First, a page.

Head start helps Giants at Meetings
Lack of deals in Las Vegas balanced by earlier signings
LAS VEGAS -- The Giants' pursuit of Randy Johnson likely will be their most compelling activity for the rest of the offseason as a result of what they did at the Winter Meetings -- which was nothing.Of course, no ballclub is completely inactive during the Meetings. The Giants explored their chances of signing coveted left-hander CC Sabathia and weighed trades for corner infielders (including Hank Blalock, Jorge Cantu, Edwin Encarnacion). They rejected those deals, deeming the players they'd receive either defensively challenged or saddled with contractual baggage. Fortunately for the Giants, they were the Major Leagues' busiest team before the Meetings, signing free-agent relievers Jeremy Affeldt and Bob Howry and shortstop Edgar Renteria. That filled many of their offseason needs. The Giants will still try to acquire an offensively proven first or third baseman and a veteran starter to bolster the rotation. The most ideal starter would be Johnson, the imposing 6-foot-10 left-hander. With prospects Madison Bumgarner and Tim Alderson ascending and Kevin Pucetas on the brink of reaching the Major Leagues, the Giants will offer no more than a two-year contract to any starter. For the 45-year-old Johnson, who's five victories short of 300, one year will suffice. "He can still pitch," general manager Brian Sabean said of Johnson, who finished 11-10 with a 3.91 ERA in 30 starts last season for Arizona. "He's an intimidating force. The opposition knows who he is and if he's on your side, the team knows that you have a chance to win every time he goes out." The Giants face ample competition. Close to 10 other teams reportedly have expressed interest in Johnson, who's expected to deliberate for weeks before selecting a club.
"He's got some wide-ranging choices, from what the agent has told me," Sabean said. "He has a checklist of what's important to him."Joining a contender is surely among Johnson's priorities. The Giants might fit that description more closely if they can add a capable hitter who would occupy one infield corner while Pablo Sandoval mans the other. Although the Giants found no deals to their liking during the Winter Meetings, Sabean expressed hopes that fresh candidates would soon emerge. "Maybe it takes times for teams to fill things out more and ultimately make somebody available that hasn't been," Sabean said. "That's fine, too, whether it's at the first or the year or in Spring Training." For example, the Giants could reopen talks with the Milwaukee Brewers about shortstop J.J. Hardy (.283, 24 home runs, 74 RBIs in 2008), who could move to third base. Sabean admitted that he and Milwaukee GM Doug Melvin had talked frequently earlier in the year but didn't continue their dialogue.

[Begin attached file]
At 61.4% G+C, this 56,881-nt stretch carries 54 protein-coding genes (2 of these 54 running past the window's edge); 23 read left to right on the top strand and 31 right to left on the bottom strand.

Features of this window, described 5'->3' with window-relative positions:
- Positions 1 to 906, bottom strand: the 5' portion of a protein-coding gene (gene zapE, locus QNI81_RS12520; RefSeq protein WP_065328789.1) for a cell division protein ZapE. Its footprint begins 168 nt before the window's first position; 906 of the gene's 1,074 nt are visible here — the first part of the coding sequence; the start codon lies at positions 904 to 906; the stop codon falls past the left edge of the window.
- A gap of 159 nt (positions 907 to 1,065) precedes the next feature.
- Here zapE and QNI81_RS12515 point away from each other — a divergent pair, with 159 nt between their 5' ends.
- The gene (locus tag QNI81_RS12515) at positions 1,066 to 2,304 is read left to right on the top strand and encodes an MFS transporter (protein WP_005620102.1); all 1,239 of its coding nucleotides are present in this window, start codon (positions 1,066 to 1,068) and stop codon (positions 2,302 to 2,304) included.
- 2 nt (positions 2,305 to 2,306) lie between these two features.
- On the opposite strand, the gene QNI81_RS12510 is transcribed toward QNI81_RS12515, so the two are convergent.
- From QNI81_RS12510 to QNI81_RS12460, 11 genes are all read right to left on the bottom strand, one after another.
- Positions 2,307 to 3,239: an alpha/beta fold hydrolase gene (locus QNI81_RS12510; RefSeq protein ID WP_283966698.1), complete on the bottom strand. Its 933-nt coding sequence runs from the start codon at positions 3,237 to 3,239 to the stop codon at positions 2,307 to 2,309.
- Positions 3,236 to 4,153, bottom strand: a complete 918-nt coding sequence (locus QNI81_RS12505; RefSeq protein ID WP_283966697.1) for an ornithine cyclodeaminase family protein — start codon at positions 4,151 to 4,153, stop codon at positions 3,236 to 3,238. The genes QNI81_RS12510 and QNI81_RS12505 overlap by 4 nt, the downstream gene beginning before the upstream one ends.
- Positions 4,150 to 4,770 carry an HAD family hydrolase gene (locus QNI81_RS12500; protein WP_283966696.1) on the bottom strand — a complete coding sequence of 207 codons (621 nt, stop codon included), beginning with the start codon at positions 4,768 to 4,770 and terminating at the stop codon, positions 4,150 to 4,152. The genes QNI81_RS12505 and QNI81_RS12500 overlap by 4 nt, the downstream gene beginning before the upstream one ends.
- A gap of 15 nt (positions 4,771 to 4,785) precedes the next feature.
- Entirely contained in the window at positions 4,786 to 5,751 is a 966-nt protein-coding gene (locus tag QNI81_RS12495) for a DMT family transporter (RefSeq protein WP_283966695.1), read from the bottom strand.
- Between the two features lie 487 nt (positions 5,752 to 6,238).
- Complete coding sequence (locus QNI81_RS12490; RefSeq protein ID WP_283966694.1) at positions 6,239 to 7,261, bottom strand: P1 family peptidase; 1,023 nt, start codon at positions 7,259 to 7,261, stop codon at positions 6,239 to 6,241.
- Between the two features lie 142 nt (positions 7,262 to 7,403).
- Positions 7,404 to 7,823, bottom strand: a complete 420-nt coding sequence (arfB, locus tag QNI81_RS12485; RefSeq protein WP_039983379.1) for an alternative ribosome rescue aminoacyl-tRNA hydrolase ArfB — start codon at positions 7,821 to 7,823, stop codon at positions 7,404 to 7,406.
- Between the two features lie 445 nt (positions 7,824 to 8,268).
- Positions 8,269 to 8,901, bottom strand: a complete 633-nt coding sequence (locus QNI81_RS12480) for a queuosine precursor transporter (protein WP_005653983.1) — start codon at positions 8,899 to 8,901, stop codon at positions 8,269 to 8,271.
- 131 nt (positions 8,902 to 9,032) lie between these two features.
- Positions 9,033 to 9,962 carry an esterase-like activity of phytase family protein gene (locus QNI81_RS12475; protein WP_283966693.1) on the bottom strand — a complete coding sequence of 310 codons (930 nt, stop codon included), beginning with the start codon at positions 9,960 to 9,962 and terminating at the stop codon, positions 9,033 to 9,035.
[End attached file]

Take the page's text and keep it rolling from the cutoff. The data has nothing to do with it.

"Some things have been floated before the [Winter] Meeting, but they've never been revisited," Sabean said.Sabean, who plans to meet with his front-office staff next week to re-examine the club's offseason plan, said that the Giants also must decide whether the team should allow an infield utility man to emerge from the current roster or re-sign the popular Rich Aurilia, who has spent 10 of his 13 years with the Giants and thrived last season (.283, 10 homers, 52 RBIs). Deals done: None. Rule 5 activity: Selected right-hander Luis Perdomo from the St. Louis Cardinals organization. Given Merkin Valdez's uncertain health status following impending forearm surgery, Perdomo will be allowed to compete for a middle-relief or setup role in the bullpen. Goals accomplished: None, although the Giants escaped the Meetings without trading left-hander Jonathan Sanchez, whom several teams had sought. Unfinished business: San Francisco could use a hard-hitting corner infielder and a veteran starter to solidify the back end of the rotation.
GM's bottom line: "We're not slightly ahead. We're way ahead. There's no slight about it." -- Sabean, referring to the Giants' pace of meeting their offseason needs, thanks to their trio of free-agent signings
Chris Haft is a reporter for MLB.com. This story was not subject to the approval of Major League Baseball or its clubs.